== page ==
Par­adise

Hu­man mi­grants should not have to cross our bor­ders the way wilde­beests

CityPress - - Voices And Careers - Mavuso Msimang voices@city­press.co.za

How do we al­low peo­ple to im­mi­grate freely with­out ex­pe­ri­enc­ing the prejudice of those who guard bor­ders? SMS us on 35697 us­ing the key­word IM­MI­GRA­TION and tell us what you think. In­clude your name and prov­ince. SMSes cost R1.50

Former pres­i­dent Thabo Mbeki en­vi­sioned an African re­nais­sance, in sup­port of which he, inter alia, pi­o­neered the cre­ation of the New Part­ner­ship for Africa’s De­vel­op­ment, sup­ported peace­keep­ing in the Great Lakes re­gion and helped pre­serve the Manuscripts of Tim­buktu.

Un­for­tu­nately, the third post-1994 ad­min­is­tra­tion has ush­ered in an era of “smal­l­anyana skele­tons”.

Thanks to South Africa’s con­tri­bu­tion to the evo­lu­tion of the English lan­guage we now have in our vo­cab­u­lary “smal­l­anyana”, coined by “clever blacks”, an en­dear­ing term Pres­i­dent Ja­cob Zuma re­serves for young, up­wardly mo­bile black peo­ple who don’t al­ways agree with his po­lit­i­cal man­age­ment agenda. Smal­l­anyana is smaller than small.

Min­is­ter of so­cial de­vel­op­ment and ANC Women’s League pres­i­dent – heaven knows, they are in a league of their own! – hitched smal­l­anyana a notch higher when she told a stunned na­tion that each per­son serv­ing on the ANC’s na­tional ex­ec­u­tive com­mit­tee had a “smal­l­anyana skele­ton in the cup­board”. The jury, if not the Con­sti­tu­tional Court, is still out on whether the min­is­ter’s han­dling of the crooked SA So­cial Se­cu­rity Agency grant pay­ments ten­der falls within the cat­e­gory of smal­l­anyana skele­tons.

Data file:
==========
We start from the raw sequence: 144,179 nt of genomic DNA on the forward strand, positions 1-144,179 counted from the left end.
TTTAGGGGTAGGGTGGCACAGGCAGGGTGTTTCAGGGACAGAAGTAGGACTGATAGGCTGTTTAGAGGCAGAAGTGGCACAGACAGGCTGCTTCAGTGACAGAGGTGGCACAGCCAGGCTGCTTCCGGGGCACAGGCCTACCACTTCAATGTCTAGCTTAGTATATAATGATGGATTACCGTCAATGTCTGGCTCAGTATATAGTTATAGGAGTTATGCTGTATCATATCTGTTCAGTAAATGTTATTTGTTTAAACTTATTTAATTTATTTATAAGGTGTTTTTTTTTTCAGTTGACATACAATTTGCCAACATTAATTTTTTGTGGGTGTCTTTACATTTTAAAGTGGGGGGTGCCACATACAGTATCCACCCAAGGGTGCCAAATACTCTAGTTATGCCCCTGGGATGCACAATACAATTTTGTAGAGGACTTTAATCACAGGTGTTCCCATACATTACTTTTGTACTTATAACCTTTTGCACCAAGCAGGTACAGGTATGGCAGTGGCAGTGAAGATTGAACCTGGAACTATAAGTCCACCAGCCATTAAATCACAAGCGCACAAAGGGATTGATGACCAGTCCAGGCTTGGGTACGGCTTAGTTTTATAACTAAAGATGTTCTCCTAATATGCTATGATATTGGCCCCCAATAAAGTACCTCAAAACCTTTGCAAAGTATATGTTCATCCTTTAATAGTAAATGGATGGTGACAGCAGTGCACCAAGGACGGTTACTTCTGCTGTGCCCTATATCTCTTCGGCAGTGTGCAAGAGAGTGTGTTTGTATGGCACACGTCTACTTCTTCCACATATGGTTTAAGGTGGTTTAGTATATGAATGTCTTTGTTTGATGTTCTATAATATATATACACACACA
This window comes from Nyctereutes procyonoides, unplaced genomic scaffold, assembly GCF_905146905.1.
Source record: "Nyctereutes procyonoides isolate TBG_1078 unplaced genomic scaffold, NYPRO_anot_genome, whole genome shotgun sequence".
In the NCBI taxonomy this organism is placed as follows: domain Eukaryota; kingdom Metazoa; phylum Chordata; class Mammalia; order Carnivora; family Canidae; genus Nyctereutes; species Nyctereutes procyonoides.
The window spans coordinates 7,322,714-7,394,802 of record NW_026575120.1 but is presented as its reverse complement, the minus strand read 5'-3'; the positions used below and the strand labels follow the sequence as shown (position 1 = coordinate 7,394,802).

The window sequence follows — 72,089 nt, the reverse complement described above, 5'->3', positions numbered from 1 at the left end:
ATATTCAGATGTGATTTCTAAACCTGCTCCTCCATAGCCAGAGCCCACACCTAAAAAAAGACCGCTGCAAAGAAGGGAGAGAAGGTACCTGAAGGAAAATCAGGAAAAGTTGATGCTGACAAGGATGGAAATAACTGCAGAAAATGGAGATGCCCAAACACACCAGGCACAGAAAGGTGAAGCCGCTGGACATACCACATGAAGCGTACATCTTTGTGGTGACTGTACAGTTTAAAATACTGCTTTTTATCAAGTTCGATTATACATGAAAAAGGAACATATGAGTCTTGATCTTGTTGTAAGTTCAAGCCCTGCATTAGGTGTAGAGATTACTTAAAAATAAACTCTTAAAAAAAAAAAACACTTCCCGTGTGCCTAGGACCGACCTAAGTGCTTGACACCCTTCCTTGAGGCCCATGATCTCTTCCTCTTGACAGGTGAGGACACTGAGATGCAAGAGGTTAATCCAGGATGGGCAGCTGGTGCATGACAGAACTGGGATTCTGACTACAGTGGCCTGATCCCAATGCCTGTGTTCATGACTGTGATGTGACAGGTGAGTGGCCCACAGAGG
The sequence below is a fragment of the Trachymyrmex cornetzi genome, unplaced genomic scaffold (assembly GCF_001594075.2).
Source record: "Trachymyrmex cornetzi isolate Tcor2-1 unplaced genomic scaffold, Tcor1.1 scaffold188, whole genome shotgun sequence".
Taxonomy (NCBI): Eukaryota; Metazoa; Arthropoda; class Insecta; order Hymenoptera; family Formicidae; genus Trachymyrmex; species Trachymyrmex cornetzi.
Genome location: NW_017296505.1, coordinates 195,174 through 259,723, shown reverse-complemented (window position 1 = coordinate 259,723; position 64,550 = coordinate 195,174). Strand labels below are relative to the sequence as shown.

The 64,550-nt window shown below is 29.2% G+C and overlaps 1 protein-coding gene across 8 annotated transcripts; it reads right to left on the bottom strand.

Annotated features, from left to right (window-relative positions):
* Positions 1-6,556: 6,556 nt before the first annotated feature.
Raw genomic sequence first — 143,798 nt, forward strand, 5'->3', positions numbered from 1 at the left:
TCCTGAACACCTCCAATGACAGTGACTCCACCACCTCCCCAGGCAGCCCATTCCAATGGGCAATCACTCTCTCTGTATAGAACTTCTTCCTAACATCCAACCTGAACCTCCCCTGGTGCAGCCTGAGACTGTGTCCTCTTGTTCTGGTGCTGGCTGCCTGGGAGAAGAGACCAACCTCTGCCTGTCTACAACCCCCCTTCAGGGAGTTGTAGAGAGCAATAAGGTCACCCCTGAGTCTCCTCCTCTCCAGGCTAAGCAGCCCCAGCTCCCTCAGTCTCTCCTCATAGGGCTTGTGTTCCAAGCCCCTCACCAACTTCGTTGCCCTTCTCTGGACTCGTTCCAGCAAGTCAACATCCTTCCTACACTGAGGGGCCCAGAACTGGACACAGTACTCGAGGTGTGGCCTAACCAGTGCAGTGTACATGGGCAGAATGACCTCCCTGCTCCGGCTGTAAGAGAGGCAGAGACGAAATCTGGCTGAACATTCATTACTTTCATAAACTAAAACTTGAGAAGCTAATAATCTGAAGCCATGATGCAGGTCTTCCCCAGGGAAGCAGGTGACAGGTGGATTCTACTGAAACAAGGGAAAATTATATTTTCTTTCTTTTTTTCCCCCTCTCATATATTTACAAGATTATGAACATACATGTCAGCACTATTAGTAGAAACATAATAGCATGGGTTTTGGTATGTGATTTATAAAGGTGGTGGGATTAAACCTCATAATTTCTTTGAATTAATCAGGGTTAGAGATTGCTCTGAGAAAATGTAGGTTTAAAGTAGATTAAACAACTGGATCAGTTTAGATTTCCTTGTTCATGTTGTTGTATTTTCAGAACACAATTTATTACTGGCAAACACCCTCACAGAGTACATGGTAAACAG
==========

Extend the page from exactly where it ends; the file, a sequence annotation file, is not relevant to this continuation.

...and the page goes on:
Smal­l­anyana could also re­fer to the ap­point­ment of Ma­jor Gen­eral Mthandazo Ntle­meza as head of the Hawks, now set aside by the full Bench of the Pre­to­ria High Court, which pro­nounced him as “lack­ing the req­ui­site honesty, in­tegrity and con­scious­ness to oc­cupy the na­tional po­si­tion as head of the Hawks”.

Let me con­clude my di­rec­tion­less te­dium by in­vok­ing the anal­ogy of hu­man mi­gra­tion to that of African plains game. Even as they have a propen­sity to mi­grate, hu­man be­ings lack the syn­chro­nised splen­dor and spec­ta­cle of the giant herds of wilde­beests, ze­bras and gazelles that an­nu­ally mi­grate through the Serengeti and Ma­sai Mara ecosys­tems in east Africa in search of green pas­ture. But our mi­gra­tions, too, are as in­evitable and pre­dictable.

To at­tain their des­ti­na­tion in the Mara, the wilde­beests have to cross the Grumeti River, or “mi­gra­tion river”. But al­ways ly­ing in wait at this cross­ing point, is a float of croc­o­diles ready to con­vert the nim­ble-footed mi­grants into a sump­tu­ous din­ner. Don’t mis­un­der­stand me, please. I’m not talk­ing about im­mi­gra­tion of­fi­cers at bor­der con­trol posts or at home af­fairs of­fices.

That task of as­sist­ing hu­man mi­grants wade across their Grumeti is be­ing coura­geously taken up by Eisen­berg & As­so­ciates, who have over the past 20 years tact­fully shep­herded in­ter­na­tional trav­ellers and helped them find their way through the plethora of rules (not croc­o­diles), reg­u­la­tions and laws that gov­ern mi­gra­tion in South Africa and in other coun­tries. Msimang is former di­rec­tor-gen­eral of home af­fairs. This is an ex­tract of a speech he de­liv­ered at the 20th an­niver­sary

of Eisen­berg & As­so­ciates

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